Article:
Darning gourd

Darning gourd

Next, get your sock(s).

Hole-y sock

Hole-y sock


Pull the sock over the darning tool.  If you don’t have a darning tool….. you will need to find something hard with a flat surface to pull your sock over.  It is important that your sock has something hard on the other side when you are darning, and you need to be able to pull your darning point tight and hold it while you darn. 

Sock on darning gourd

Sock on darning gourd

Thread your needle.  Do NOT tie a knot at the end of the thread.  Why not?  Because what you are going to sew will be pressing against your foot and shoe.  Do you want to be pressing against a knot?  I didn’t think so.  What you are going to do is create a weave pattern with your stitching.  You will stitch in a row in one direction over the hole, then stitch in a row in the other direction, weaving your thread through.  #  like that.

You want to start your stitches a quarter inch or so outside the edge of the hole.  For the first stitch, leave about a half inch or less of thread sticking up.  You will fold that over and sew over and under those loose threads, weaving them into your stitching, as you move across the hole with your first set of stitches.  With the tip of your needle, pick up a few threads, move forward, pick up some more, dipping your needle point up and down.  Start to one side of the hole, moving across the hole to the other side.  About a quarter inch on each side.  Now turn and go back the other way, so your threads are next to each other. 

The weaving is important, as is picking up part of the edge of the hole (so it smoothes out and becomes part of the new covered hole).  Go slow.  Sometimes you may have to weave a bit, pull your needle through, and then continue.  An experienced darner can weave in and out in one smooth motion before pulling the needle, but don’t worry if you have to do it more than once.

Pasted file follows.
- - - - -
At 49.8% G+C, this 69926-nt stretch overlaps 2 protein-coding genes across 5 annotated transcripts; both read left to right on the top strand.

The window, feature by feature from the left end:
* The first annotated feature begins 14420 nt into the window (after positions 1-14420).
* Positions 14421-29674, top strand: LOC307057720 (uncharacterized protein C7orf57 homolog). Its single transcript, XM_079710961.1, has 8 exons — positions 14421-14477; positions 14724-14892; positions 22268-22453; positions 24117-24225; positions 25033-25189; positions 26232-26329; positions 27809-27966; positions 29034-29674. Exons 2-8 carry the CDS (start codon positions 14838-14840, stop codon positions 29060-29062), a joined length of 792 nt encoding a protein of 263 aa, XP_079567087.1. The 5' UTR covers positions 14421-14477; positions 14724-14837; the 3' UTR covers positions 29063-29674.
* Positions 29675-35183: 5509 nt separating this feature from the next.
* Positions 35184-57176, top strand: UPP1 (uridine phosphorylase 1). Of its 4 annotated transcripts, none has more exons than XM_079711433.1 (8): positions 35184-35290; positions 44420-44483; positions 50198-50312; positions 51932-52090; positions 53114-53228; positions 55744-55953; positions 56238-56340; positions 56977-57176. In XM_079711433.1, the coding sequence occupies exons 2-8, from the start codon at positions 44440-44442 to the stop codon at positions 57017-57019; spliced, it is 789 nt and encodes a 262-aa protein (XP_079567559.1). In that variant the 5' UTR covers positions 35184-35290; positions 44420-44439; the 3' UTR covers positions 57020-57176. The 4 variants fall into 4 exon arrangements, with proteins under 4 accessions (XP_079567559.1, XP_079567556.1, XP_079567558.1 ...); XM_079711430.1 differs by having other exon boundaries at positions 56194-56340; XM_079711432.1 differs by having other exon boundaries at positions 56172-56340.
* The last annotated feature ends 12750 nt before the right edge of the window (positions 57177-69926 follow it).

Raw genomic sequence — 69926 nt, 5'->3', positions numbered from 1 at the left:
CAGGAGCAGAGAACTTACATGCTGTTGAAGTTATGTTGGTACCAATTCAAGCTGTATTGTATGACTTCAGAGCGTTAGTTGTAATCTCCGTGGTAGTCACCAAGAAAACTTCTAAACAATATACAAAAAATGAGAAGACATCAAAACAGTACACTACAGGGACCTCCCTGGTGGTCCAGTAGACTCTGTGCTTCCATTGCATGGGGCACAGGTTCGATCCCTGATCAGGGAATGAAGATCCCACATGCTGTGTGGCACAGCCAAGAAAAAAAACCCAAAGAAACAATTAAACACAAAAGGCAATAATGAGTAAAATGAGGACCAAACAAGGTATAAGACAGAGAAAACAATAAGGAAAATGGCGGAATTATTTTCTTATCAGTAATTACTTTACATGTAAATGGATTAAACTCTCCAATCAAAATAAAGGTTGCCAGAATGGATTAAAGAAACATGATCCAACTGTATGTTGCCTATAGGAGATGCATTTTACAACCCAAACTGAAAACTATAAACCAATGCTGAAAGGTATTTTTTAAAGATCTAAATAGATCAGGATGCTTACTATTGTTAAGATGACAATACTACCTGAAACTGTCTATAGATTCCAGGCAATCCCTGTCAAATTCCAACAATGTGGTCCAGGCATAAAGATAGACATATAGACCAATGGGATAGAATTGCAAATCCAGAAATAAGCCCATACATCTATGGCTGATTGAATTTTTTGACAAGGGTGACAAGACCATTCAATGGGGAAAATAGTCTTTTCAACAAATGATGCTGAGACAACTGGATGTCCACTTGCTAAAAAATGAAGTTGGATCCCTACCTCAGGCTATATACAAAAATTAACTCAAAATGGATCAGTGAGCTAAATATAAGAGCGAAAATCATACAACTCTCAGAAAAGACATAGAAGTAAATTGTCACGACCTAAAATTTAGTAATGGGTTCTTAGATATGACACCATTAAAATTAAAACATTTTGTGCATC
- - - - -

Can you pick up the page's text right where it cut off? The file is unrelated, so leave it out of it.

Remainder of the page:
Weave and move in and out through the sock fabric and across the hole.  Your hole should now be covered with threads in one direction, with your loose threads you had at the very beginning woven in with those threads.  Now turn your sock (or darning tool) and start back the same way, doing the same weaving, in and out thing with your needle.  Now you are also picking up pieces of your first set of threads as you weave.

Partially done

Partially done

I know my pictures aren’t the best – my camera does not do close-ups very well, and I’m working with a white sock and white thread.  Squint.  Now – do you see it? 

When you get to the end and are satisfied with your weaving, weave your needle along the side, back and forth a bit, turning and going back another way, about a half inch or so, and then cut your thread.  You are done!  You can now wear your sock for a long time to come.  Wear it, wash it – you’ll forget there was ever a hole there.  Sometimes a darned hole will not last long, but I’ve found they usually last a very long time indeed.  You can also use this same technique on a worn heel on a sock.  With a worn heel you usually have some existing threads to work with and weave through.  In that sense it is easier to do a heel, but heels are also larger and so they are harder to work with.  Here is my finished product.  I used my thumb to point to the place the hole used to be, since it is had to see in this picture.  Happy darning!

Darned sock

Darned sock

Posted October 8, 2010 by Maureen in DIY